Both Ford and Holden financially and technically supported their favoured teams and took an active role in promotion of the series from its beginning, but began to wind back and ultimately withdraw their financial commitments approximately in line with the decline in sales and eventual discontinuation of the Falcon in 2016and Commodore in 2020 (the two models that exclusively competed in the V8 formula from 1993 to 2012). Ford withdrew all financial support after 2015, and Holden cut most of its support back to only the Red Bull Holden Racing Team from 2017. Holden was shut down as a brand during 2020, ending its factory involvement in Supercars after the 2020 season, while Ford returned for the 2019 season with the Mustang project. The Commodore will be replaced with a Chevrolet Camaro, which will be sold in Australia by General Motors Specialty Vehicles.
Other manufacturers have also appeared in the series, including Nissan with Kelly Racing,Volvo with Garry Rogers Motorsport, and Mercedes-Benz in a non-factory-supported program from Erebus Motorsport. With Kelly Racing's switch to Ford Mustangs for 2020 after a year of running its Nissan Altimas privately, Supercars reverted to a two-make Ford vs. Holden competition.
Different sets of regulations do apply:
The Supercars Championship is a touring car racing category in Australia and New Zealand, running as an International Series under Fédération Internationale de l'Automobile (FIA) regulations, governing the sport.
Group A is a set of motorsport regulations administered by the FIA covering production derived touring cars for competition, usually in touring car racing and rallying. In contrast to the short-lived Group B and Group C, Group A vehicles were limited in terms of power, weight, allowed technology and overall cost. Group A was aimed at ensuring numerous entries in races of privately owned vehicles.
The Deutsche Tourenwagen Masters is a sports car racing series sanctioned by ADAC. The series is based in Germany, with rounds elsewhere in Europe. The series currently races a modified version of Group GT3 grand touring cars, replacing the silhouette later Class 1 touring cars of earlier years.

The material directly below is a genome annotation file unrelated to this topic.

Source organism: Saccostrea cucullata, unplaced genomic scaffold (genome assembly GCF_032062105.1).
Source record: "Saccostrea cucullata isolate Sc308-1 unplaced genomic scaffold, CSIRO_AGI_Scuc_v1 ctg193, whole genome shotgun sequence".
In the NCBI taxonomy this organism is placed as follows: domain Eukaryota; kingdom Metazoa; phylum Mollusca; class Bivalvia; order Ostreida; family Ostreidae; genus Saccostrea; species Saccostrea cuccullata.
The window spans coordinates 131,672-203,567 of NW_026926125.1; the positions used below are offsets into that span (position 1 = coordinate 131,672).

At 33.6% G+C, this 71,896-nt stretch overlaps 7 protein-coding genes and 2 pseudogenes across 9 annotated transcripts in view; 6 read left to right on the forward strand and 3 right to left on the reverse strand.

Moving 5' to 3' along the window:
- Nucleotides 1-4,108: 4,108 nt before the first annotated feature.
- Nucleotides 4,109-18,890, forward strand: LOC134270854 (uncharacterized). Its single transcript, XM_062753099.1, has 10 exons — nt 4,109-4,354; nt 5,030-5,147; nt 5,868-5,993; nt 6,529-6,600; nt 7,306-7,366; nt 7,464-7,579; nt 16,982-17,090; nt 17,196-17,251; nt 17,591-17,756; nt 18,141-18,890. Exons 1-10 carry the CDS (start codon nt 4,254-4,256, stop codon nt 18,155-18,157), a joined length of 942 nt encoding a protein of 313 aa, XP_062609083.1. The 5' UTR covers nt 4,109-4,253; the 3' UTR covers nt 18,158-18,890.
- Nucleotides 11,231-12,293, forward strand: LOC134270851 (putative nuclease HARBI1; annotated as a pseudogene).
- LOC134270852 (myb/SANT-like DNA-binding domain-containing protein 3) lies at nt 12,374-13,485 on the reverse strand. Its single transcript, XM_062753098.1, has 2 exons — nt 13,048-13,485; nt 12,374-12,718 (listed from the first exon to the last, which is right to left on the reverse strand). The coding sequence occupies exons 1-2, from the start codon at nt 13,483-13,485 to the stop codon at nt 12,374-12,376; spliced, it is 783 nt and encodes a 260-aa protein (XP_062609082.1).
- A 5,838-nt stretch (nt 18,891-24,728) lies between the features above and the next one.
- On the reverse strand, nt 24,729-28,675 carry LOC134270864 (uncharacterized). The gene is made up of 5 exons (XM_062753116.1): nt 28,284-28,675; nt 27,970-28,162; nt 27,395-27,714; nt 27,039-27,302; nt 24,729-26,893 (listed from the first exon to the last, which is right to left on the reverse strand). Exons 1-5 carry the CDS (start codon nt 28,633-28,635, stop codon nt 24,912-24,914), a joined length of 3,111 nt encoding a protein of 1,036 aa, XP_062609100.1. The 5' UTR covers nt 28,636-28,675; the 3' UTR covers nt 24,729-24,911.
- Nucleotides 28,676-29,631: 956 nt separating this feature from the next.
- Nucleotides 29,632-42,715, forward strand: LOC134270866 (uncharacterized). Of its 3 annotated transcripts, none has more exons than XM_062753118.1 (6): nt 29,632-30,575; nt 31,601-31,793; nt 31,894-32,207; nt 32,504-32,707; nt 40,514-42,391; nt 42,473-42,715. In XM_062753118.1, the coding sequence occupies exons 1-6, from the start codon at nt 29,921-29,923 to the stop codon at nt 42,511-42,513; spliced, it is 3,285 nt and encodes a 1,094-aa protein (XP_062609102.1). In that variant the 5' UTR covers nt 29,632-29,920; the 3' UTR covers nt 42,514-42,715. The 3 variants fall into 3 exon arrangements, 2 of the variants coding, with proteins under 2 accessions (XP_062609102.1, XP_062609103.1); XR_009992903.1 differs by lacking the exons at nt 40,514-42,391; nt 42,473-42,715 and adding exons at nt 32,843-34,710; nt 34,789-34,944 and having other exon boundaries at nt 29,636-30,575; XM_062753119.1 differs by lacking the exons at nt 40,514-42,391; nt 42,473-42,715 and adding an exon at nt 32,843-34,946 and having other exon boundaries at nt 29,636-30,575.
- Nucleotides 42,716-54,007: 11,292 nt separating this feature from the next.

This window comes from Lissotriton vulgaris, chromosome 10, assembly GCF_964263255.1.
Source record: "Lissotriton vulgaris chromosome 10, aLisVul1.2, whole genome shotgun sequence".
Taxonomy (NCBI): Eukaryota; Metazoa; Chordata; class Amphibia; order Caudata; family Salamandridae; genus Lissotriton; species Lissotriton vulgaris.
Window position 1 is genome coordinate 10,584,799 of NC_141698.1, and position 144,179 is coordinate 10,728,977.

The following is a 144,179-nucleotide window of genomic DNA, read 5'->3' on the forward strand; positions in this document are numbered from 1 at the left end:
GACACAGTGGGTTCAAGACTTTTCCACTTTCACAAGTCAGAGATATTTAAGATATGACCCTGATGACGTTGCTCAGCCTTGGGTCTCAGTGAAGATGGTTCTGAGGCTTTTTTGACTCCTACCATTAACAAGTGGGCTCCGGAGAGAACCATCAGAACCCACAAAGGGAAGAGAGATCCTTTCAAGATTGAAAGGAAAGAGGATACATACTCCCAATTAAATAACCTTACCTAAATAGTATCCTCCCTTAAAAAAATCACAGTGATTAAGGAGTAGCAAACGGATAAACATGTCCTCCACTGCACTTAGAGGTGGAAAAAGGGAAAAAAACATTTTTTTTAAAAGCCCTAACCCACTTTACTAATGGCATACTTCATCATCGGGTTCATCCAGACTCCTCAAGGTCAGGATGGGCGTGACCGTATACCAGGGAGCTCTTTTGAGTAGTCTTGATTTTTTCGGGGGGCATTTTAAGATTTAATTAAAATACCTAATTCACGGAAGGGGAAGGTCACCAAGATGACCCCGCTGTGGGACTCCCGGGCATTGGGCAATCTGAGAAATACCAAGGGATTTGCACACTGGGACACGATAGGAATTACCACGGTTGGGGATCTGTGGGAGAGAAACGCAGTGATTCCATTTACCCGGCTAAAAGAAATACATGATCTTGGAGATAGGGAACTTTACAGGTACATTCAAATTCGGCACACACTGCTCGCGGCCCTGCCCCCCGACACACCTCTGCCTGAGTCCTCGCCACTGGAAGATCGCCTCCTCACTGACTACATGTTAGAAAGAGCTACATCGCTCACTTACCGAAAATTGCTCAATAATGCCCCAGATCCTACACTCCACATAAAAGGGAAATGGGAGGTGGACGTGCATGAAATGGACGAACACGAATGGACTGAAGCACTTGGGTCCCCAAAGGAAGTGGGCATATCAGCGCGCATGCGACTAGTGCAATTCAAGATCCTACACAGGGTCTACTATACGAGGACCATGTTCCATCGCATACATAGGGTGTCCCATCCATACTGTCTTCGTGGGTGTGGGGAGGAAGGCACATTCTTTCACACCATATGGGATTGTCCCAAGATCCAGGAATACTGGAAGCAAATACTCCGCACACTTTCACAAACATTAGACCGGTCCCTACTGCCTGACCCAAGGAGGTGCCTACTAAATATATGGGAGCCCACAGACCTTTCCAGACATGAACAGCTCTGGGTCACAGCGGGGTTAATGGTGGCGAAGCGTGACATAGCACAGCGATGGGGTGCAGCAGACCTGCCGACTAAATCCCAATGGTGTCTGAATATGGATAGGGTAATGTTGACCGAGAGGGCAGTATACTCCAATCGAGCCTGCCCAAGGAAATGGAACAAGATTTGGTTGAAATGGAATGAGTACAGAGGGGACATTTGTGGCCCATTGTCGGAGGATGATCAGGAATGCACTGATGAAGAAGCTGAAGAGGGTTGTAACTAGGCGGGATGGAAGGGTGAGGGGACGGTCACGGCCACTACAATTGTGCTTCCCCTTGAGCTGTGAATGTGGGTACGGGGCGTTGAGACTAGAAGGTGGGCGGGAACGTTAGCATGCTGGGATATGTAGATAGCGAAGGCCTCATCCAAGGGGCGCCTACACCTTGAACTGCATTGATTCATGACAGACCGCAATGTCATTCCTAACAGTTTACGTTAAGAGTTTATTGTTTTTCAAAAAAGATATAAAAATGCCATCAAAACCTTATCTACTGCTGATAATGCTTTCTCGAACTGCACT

The Bathurst 1000 is a 1,000-kilometre (621.4 mi) touring car race held annually on the Mount Panorama Circuit in Bathurst, New South Wales, Australia. It is currently run as part of the Supercars Championship, the most recent incarnation of the Australian Touring Car Championship. In 1987 it was a round of the World Touring Car Championship. The Bathurst 1000 is colloquially known as The Great Race among motorsport fans and media. The race originated with the 1960 Armstrong 500 at the Phillip Island Grand Prix Circuit; it was relocated to Bathurst in 1963 and has continued there every year since. The race was traditionally run on the New South Wales Labour-Day long weekend in early October. Since 2001, the race has been run on the weekend following the long weekend, generally the second weekend of October.
Andrew Graham Priaulx, MBE is a British racing driver from Guernsey. In 2019 he raced for Ford Chip Ganassi Team UK in the FIA World Endurance Championship, and Cyan Racing Lynk & Co in the FIA World Touring Car Cup, having been a former BMW factory driver.
Steven James Richards is a New Zealand-Australian racing driver, currently competing in the Porsche Carrera Cup Australia Championship.
Throughout its history, BMW cars and motorcycles have been successful in a range of motorsport activities. Apart from the factory efforts, many privateer teams enter BMW road cars in touring car racing. BMW also entered cars or provided engines in Formula One, Formula Two and sportscar racing. BMW is currently active in IMSA, the Isle of Man TT, the North West 200, the Superbike World Championship and the Deutsche Tourenwagen Masters.